That’s right, Google does a great job at consistently building links with clever, unique, and fun link building tactics. Sure, it’s a lot easier when you publish a single blog post to 501,000 subscribers, but Google remains hungry when it comes to dominating its own search results (and others) for its products and services using well thought out SEO campaigns that attract a lot of links.
Everyone uses cognitive biases to speed up their decision making process. They are as old as decision making itself. The most common bias is "confirmation bias." It's a great description for the tendency of people to blindly accept evidence that supports their theory, but hold in great skepticism anything that undermines their theory. If you've ever read something in order to prove your point in an argument, then you're most likely guilty of confirmation bias.
Why does this matter to you? After all you're a marketer, an entrepreneur or a web guy, not a researcher. It's important because everyone is a decision maker at some point in their work and if you're not aware of the biases that effect you, then you can't be proactive in overcoming them.
A while back I hacked together a script to scrape Reddit users in order to see what the top submitters were doing. I took three top Reddit submitters: maxwellhill, qgyh2, and MndVirus and started compiling data from my scraper. Some of the things I looked at were:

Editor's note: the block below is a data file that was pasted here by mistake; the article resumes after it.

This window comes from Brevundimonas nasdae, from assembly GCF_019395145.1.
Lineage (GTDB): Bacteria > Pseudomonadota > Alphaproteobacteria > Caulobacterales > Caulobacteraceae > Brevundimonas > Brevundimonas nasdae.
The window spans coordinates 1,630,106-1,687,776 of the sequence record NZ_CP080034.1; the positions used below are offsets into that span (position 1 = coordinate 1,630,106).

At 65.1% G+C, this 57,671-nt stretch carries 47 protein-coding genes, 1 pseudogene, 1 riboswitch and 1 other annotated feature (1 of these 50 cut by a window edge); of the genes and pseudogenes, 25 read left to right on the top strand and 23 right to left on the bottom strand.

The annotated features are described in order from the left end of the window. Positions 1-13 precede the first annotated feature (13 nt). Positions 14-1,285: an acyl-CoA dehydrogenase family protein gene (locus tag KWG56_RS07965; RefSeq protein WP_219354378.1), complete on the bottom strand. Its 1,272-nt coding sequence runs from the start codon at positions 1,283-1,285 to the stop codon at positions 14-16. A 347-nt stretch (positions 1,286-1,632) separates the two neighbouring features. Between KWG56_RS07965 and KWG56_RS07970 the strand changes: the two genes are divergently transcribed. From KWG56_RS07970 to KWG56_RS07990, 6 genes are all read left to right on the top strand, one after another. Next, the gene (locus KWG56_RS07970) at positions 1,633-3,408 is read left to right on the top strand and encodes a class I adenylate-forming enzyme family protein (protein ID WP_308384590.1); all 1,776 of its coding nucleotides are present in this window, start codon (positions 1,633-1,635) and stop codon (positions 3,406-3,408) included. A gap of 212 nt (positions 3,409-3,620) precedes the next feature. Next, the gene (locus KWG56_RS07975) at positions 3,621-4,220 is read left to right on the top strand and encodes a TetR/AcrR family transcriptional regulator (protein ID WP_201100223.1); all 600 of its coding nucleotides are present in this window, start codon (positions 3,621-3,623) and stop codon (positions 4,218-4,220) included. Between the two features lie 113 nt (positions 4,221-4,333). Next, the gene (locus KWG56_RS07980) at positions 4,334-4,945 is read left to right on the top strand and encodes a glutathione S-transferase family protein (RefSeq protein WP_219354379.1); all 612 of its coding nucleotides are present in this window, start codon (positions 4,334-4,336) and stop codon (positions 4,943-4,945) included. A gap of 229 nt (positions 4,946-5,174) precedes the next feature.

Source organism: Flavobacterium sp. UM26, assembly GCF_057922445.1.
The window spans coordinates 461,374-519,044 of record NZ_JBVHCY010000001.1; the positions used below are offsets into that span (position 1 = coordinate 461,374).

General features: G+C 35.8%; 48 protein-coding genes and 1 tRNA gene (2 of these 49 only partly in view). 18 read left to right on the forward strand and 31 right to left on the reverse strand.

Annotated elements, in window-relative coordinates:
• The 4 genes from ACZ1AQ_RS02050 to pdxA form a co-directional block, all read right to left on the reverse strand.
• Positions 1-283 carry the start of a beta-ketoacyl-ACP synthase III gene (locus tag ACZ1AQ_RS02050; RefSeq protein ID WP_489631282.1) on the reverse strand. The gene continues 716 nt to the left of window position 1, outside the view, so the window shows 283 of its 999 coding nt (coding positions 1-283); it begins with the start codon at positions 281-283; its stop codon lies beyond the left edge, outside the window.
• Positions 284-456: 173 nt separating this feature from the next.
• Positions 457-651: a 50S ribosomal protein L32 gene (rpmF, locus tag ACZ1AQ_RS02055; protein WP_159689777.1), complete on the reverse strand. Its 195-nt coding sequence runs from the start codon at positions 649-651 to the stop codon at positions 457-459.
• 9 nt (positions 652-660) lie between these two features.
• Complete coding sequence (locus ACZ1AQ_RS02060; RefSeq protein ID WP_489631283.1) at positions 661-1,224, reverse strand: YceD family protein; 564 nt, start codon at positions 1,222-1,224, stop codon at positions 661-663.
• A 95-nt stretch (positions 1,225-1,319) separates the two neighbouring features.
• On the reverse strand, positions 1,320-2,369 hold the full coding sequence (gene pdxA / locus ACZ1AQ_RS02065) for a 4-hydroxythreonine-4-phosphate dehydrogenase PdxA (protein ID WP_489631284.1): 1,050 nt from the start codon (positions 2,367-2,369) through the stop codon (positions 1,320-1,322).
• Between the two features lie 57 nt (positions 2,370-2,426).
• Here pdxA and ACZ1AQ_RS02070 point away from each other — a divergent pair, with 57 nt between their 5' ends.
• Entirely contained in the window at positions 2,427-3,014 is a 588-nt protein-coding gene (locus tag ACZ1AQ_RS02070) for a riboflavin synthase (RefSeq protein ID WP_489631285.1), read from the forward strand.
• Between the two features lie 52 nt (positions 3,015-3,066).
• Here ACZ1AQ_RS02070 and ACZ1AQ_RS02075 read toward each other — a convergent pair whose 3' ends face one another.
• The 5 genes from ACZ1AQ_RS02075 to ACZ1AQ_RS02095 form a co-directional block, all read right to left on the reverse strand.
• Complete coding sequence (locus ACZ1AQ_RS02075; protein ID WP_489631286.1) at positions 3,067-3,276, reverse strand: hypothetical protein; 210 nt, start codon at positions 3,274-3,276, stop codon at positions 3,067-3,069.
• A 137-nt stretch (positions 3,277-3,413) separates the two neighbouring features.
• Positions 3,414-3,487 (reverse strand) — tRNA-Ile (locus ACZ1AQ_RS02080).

- root domain
- time of day
I was expecting to find more commonalities than I did, which is why I am publishing this post, but some of the common denominators of their submissions are:
Because Disqus makes it easy for bloggers to setup Facebook Connect and other social media login systems on their sites, if Disqus or it's competitors start to see a large amount of new users, it's likely that Facebook Connect will also begin to see a very large increase in adoption. Therefore, the adoption of centralized commenting is likely to be one of many cornerstones for what Jeremiah Owyang calls the Era of Social Colonization, the period in which all sites become social.
There is a great article written by Naomi Dunford at Copyblogger titled "7 Ways You're Screwing Up Relationship Marketing". Naomi makes some excellent points about a common misconception people have regarding social media. Many people seem to think social media is the same thing as relationship marketing, or that brands need to follow the same rules as people to be successful in this medium. Well, it's not, and they don't. So, if social media isn't relationship marketing, what is it?